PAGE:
In Conversation With: Sean Aiken of One-Week Job

While we’re all striving to have an awesome time working at one job, I scored an interview with a gentleman you managed to do so with 52 of them over the span of one year!

Introducing Sean Aiken, founder and “do-er” of The One-Week Job Project.  I met Sean last year at a local TEDx event and after hearing about his project, I knew I had to keep up with his adventures.  He’s been featured on several major news outlets (New York Times, CBC, CNN, 20/20, among others) and has authored a book on the subject and documented his story on film as well.  During my conversation with Sean, he discusses the reasons he embarked upon this year long journey and what his results were.  I can tell you that his book about it, entitled (appropriately) The One-Week Job Project is available now at fine bookstores – both online and not-so-online.  He’s also completed his film and was showcasing it at a private premiere this week.  Hopefully it’ll come to a theatre or television near you in the not-too-distant future.

Mike Vardy
You’ve got this site, book, film, etc. that’s based around the concept of One-Week Job. It’s basically about having a different job a week…over the course of an entire year.

Sean Aiken
That’s right. 52 different jobs in 52 weeks.

Mike Vardy
What made you decide to do that?

Sean Aiken
Well, I realized I didn’t know what I wanted to do as a career, so I wanted to try different jobs – see what I liked and didn’t like – and see what I need in a career to be happy.

Mike Vardy
When most people go out looking for work, they go out and look for something in a way that narrows their scope. They want a job in a particular field. In your case, you started with a wide angle to your search. What was the goal? Was the goal for you to find out what you wanted to do or did it have (or end up having) some sort of higher purpose – that people should try everything? Ultimately, what did you set out to accomplish?

Sean Aiken
Well, I think a mistake that a lot people make is that they focus on the end title  – a specific career tile that they are looking for.  They want to be a teacher or a doctor, lawyer, etc. – but they don’t actually think about the characteristics that goes into the job:

  • What’s the lifestyle like?
  • What are the type of people that you”re going to be working with?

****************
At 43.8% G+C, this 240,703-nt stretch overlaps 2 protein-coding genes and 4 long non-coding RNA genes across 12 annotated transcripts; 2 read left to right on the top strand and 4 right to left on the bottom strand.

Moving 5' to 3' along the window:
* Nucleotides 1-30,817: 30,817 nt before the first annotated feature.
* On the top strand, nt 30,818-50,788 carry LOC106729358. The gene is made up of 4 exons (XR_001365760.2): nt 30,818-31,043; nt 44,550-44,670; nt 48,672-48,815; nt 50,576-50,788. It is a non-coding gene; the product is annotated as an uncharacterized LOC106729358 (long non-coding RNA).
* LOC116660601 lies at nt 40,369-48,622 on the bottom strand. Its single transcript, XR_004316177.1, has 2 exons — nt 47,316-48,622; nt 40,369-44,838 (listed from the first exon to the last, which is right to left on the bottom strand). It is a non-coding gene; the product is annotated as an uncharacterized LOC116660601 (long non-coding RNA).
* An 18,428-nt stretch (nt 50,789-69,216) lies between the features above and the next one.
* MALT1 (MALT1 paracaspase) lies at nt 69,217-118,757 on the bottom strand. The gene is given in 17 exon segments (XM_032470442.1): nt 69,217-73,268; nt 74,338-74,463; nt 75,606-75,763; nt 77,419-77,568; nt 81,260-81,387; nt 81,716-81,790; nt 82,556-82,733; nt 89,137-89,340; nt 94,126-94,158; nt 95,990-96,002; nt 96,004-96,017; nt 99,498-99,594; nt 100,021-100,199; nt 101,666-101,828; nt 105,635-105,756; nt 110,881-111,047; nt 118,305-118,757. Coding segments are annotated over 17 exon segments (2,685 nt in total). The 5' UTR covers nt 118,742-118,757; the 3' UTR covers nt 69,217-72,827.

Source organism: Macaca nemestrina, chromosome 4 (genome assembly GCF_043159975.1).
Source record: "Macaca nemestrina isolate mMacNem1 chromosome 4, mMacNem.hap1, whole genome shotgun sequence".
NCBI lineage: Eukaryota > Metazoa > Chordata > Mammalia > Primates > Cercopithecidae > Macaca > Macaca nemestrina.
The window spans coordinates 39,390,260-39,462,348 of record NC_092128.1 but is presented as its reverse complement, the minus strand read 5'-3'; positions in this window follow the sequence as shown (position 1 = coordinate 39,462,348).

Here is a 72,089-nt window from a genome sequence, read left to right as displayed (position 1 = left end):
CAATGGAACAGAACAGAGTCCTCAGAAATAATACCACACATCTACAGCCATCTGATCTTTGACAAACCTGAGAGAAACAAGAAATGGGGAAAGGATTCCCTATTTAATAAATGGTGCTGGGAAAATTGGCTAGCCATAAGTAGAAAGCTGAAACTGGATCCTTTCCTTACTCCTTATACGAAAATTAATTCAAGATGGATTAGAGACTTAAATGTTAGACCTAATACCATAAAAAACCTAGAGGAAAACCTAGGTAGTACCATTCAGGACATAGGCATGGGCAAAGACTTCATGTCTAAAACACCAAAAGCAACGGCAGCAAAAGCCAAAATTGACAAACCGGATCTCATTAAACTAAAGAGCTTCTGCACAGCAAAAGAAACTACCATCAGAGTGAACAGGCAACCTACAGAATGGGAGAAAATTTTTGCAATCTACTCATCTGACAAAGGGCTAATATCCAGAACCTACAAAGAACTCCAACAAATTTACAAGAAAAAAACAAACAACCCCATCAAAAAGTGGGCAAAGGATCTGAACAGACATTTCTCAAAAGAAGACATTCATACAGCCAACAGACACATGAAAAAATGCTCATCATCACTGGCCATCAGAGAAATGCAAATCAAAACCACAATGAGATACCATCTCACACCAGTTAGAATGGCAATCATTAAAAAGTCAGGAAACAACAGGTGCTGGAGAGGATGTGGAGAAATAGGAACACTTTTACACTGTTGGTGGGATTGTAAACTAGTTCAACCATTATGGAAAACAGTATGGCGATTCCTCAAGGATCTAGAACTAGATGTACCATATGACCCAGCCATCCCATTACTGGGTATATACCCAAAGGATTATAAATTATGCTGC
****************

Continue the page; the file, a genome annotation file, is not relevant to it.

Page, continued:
• What’s the work environment like?

So I wanted to start with basically nothing on the table and ask myself things like:

  • What is there that I need in a career to make me happy?
  • How can I start learning about the characteristics that I’d like to have in a career?

Then I could start piecing the puzzle together.

Mike Vardy
So, how long is your resumé now?

Sean Aiken
It would be 52 pages long. (laughs) Actually, I try to sum it up in a couple of pages…but it could be quite extensive.

Mike Vardy
What was the most awesome job you had during the project?

Sean Aiken
I’d say that probably my most awesome job was working at Steam Whistle Brewery in Toronto. It’s a micro-brewery. The people there are incredible – right down from the CEO and the president to the brewery worker. Everybody really loves their job and enjoys working there. Everyone gets treated with respect and basically it’s got the mentality that, “When you’re having fun, we expect you to work your hardest while having the most fun you can. When you’re at work we expect you to work your hardest doing your job.” That mentality trickles down and really does well for them.

Mike Vardy
And at the end of the day you don’t have to go anywhere to have a beer.

Sean Aiken
Yeah. That was awesome, too.

Mike Vardy
Since you were only at each job for one week, I have to ask: How many “Going Away” party banners did you end up collecting?

Sean Aiken
(laughs) Several. There were several of them. I definitely don’t think I could have kept that up for a full year.

Mike Vardy
So, 52 jobs later…52 weeks later…what job did you eventually realize was for you?

Sean Aiken
You’ll have to read the book to find out!

(I thoroughly enjoyed chatting with Sean and any feedback on whether you’d like me to do more interviews down the road would be, well, awesome!  If you would like to see more of this sort of thing, any suggestions of those you’d like to read an “In Conversation With” would be greatly appreciated.  The sky’s the limit when it comes to those suggestions – so let ‘em rip!)

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